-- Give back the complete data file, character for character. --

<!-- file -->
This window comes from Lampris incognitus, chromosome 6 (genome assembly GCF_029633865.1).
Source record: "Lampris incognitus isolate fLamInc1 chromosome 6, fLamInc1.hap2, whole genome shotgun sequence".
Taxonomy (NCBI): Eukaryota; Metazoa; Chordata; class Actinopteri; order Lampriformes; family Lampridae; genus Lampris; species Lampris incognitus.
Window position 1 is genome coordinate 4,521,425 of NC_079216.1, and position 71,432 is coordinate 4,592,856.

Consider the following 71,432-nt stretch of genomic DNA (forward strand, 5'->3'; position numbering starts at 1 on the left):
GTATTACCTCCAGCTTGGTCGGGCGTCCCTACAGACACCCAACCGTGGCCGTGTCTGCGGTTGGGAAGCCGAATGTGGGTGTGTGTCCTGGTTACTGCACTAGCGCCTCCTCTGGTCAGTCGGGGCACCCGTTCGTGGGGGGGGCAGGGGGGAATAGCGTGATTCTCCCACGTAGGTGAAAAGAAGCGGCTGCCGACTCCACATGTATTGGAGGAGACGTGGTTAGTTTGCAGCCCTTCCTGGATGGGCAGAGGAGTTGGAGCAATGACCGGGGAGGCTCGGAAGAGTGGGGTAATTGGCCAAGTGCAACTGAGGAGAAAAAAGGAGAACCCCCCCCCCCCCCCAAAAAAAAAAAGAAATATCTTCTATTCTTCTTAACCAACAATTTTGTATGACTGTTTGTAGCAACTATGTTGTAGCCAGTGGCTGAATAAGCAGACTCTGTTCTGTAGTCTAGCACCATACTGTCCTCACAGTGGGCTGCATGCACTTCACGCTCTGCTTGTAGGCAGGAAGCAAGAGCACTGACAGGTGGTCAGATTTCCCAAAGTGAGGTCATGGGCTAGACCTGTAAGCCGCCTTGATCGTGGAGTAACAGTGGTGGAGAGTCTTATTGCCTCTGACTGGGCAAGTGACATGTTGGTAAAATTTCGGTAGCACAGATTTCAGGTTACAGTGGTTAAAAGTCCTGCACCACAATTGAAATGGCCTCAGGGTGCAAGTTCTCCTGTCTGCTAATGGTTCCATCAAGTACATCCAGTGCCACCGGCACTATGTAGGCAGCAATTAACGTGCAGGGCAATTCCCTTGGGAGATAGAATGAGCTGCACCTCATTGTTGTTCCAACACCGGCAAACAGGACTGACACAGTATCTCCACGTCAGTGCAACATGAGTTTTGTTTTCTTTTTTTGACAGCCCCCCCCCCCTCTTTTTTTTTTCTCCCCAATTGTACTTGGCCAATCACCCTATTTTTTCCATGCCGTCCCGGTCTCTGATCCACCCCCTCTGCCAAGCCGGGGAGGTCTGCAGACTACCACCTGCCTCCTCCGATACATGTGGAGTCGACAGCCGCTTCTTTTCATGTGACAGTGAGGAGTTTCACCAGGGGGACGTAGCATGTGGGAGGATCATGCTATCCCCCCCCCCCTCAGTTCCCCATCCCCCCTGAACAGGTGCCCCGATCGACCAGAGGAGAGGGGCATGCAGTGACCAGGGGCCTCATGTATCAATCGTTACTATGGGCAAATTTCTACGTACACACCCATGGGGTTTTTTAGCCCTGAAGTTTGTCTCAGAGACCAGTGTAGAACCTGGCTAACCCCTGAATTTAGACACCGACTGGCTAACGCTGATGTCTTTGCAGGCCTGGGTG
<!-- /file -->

This window comes from Lampris incognitus, chromosome 6 (genome assembly GCF_029633865.1).
Source record: "Lampris incognitus isolate fLamInc1 chromosome 6, fLamInc1.hap2, whole genome shotgun sequence".
Taxonomy (NCBI): Eukaryota; Metazoa; Chordata; class Actinopteri; order Lampriformes; family Lampridae; genus Lampris; species Lampris incognitus.
Window position 1 is genome coordinate 4,521,425 of NC_079216.1, and position 71,432 is coordinate 4,592,856.

Consider the following 71,432-nt stretch of genomic DNA (forward strand, 5'->3'; position numbering starts at 1 on the left):
GTATTACCTCCAGCTTGGTCGGGCGTCCCTACAGACACCCAACCGTGGCCGTGTCTGCGGTTGGGAAGCCGAATGTGGGTGTGTGTCCTGGTTACTGCACTAGCGCCTCCTCTGGTCAGTCGGGGCACCCGTTCGTGGGGGGGGCAGGGGGGAATAGCGTGATTCTCCCACGTAGGTGAAAAGAAGCGGCTGCCGACTCCACATGTATTGGAGGAGACGTGGTTAGTTTGCAGCCCTTCCTGGATGGGCAGAGGAGTTGGAGCAATGACCGGGGAGGCTCGGAAGAGTGGGGTAATTGGCCAAGTGCAACTGAGGAGAAAAAAGGAGAACCCCCCCCCCCCCCCAAAAAAAAAAAGAAATATCTTCTATTCTTCTTAACCAACAATTTTGTATGACTGTTTGTAGCAACTATGTTGTAGCCAGTGGCTGAATAAGCAGACTCTGTTCTGTAGTCTAGCACCATACTGTCCTCACAGTGGGCTGCATGCACTTCACGCTCTGCTTGTAGGCAGGAAGCAAGAGCACTGACAGGTGGTCAGATTTCCCAAAGTGAGGTCATGGGCTAGACCTGTAAGCCGCCTTGATCGTGGAGTAACAGTGGTGGAGAGTCTTATTGCCTCTGACTGGGCAAGTGACATGTTGGTAAAATTTCGGTAGCACAGATTTCAGGTTACAGTGGTTAAAAGTCCTGCACCACAATTGAAATGGCCTCAGGGTGCAAGTTCTCCTGTCTGCTAATGGTTCCATCAAGTACATCCAGTGCCACCGGCACTATGTAGGCAGCAATTAACGTGCAGGGCAATTCCCTTGGGAGATAGAATGAGCTGCACCTCATTGTTGTTCCAACACCGGCAAACAGGACTGACACAGTATCTCCACGTCAGTGCAACATGAGTTTTGTTTTCTTTTTTTGACAGCCCCCCCCCCCTCTTTTTTTTTTCTCCCCAATTGTACTTGGCCAATCACCCTATTTTTTCCATGCCGTCCCGGTCTCTGATCCACCCCCTCTGCCAAGCCGGGGAGGTCTGCAGACTACCACCTGCCTCCTCCGATACATGTGGAGTCGACAGCCGCTTCTTTTCATGTGACAGTGAGGAGTTTCACCAGGGGGACGTAGCATGTGGGAGGATCATGCTATCCCCCCCCCCCTCAGTTCCCCATCCCCCCTGAACAGGTGCCCCGATCGACCAGAGGAGAGGGGCATGCAGTGACCAGGGGCCTCATGTATCAATCGTTACTATGGGCAAATTTCTACGTACACACCCATGGGGTTTTTTAGCCCTGAAGTTTGTCTCAGAGACCAGTGTAGAACCTGGCTAACCCCTGAATTTAGACACCGACTGGCTAACGCTGATGTCTTTGCAGGCCTGGGTG